AHRQ’s investments into HAI prevention research and implementation have yielded significant impacts, most notably in reducing CLABSI in intensive care units.4,5 On the basis of the success of the Michigan Keystone project,4 AHRQ has funded projects to implement the CUSP to address CLABSI, and now CAUTI, nationwide. Reduce MRSA is another successful project in terms of both scientific findings and creating useful information for adoption and dissemination.22 AHRQ also reports 5 projects with notable results and 7 promising projects worth discussion. The CUSP, Reduce MRSA, and other notable and promising projects are discussed in detail below and shown in Table 2.
CUSP for CLABSI, and its more recent variants for other HAI conditions, is described as AHRQ’s signature HAI contribution.5 The project is a foundational study promoting acceptance of the preventability of HAIs and one that led to the increased visibility and size of AHRQ’s HAI research portfolio. CUSP for CLABSI achieved a successful national roll-out and significant results, reducing CLABSI rates by 40% from baseline.38 This has led to its adaptation to several other HAI conditions, including CAUTI, ventilator-associated pneumonia, surgical site infections, and ESRD.
The CUSP intervention is comprised of a combination of effective behavioral change strategies and bundles of HAI-specific prevention practices, often a checklist with traditional infection control techniques. The adaptation process is critical, ensuring proper time is taken to adapt both the behavioral change strategies and specific prevention practices for the new setting or HAI. Other agencies have noted generally good coordination of CUSP with other CLABSI initiatives, despite CLABSI’s being a crowded space, which may result in lessons for future programs regarding implementation. Similarly, AHRQ emphasizes the potential lessons to be learned from the CUSP projects for national roll-out and scale-up of interventions, as well as how to adapt proven change strategies to other HAIs and healthcare settings.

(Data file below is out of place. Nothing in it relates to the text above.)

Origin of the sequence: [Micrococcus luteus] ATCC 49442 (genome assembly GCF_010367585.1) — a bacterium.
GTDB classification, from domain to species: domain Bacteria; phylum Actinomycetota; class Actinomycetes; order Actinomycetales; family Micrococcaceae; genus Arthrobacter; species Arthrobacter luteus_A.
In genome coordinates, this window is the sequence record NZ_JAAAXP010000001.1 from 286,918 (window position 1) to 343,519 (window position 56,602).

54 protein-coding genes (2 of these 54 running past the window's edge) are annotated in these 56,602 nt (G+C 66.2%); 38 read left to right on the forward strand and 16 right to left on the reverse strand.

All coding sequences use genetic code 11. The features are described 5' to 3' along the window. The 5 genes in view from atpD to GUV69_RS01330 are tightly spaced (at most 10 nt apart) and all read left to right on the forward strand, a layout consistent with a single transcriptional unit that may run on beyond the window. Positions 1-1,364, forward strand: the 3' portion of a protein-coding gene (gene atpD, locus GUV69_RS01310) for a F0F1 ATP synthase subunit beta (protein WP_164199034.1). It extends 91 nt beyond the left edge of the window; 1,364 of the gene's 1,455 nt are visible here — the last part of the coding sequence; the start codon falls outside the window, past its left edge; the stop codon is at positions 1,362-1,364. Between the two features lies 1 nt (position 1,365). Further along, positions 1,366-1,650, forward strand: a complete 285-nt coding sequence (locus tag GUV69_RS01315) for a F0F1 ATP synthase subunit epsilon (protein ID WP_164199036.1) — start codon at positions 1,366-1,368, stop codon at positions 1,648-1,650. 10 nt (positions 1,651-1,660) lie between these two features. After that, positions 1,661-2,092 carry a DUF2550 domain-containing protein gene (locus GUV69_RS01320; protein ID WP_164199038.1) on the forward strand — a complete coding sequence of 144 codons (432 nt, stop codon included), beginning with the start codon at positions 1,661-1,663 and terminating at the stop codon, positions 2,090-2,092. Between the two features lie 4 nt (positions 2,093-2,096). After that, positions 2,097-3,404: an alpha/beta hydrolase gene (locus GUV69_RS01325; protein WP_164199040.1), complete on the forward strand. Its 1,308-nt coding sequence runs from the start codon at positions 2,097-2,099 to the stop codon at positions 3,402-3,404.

Reduce MRSA, a translational research project jointly funded by AHRQ and CDC, also yielded significant results.22 It was a trial designed to assess comparative effectiveness of different strategies to reduce or prevent MRSA (universal vs. targeted decolonization or screening and isolation). It also yielded, specific, actionable information useful for disseminating to practitioners to change clinical practice and improve outcomes. Another major lesson from this project is the utility of horizontal interventions addressing the spectrum of infections, compared with vertical interventions targeting a single HAI (which are also critical in their own right), when underlying implementation processes and clinical practices are similar.
Five projects are identified as yielding notable contributions to HAI research and practice to date (methodology described elsewhere12). Seven projects have expected promise of producing significant contributions. In some instances, these 7 projects have not yet produced significant contributions because of the projects’ early stage, problems in execution that precluded demonstration of the likely full intervention effects, or the intervention point (eg, identifying risk factors for an HAI that provides important foundation for downstream research but does yield a payoff immediately). The 5 projects with notable results and 7 promising projects are shown in Table 2.
This paper discusses HAI prevention research within the Patient Safety Portfolio at AHRQ. We discuss the history of HAI prevention research at AHRQ with critical milestones contributing to its development. In addition, we focus on the decisions to fund HAI projects and provide context for the HAI Portfolio at AHRQ. We share implementation-related lessons learned and future areas of research for the Agency. This paper also describes major research results and contributions that have emerged from AHRQ-funded HAI projects.
We describe the national impact that has emerged from AHRQ’s funded HAI research. AHRQ was given a large amount of funding to disburse in a short period of time and that the agency successfully initiated a well-conceived array of HAI research projects. AHRQ has since expanded its base of contractors and grantees to which it awards HAI-related work and has augmented Agency staff to include in-house infection-control experts. The Agency has used a balanced set of funding criteria that adhere to AHRQ’s mission to focus on healthcare improvement and quality, while being closely aligned with research priorities of the National Action Plan and sufficiently flexible to support projects along the research continuum that move the HAI prevention field toward those goals. The projects examined, many of which focus on implementation of HAI prevention practices, yield useful lessons learned for future implementation of efforts and research endeavors and show significant impact of AHRQ’s program in reducing HAIs.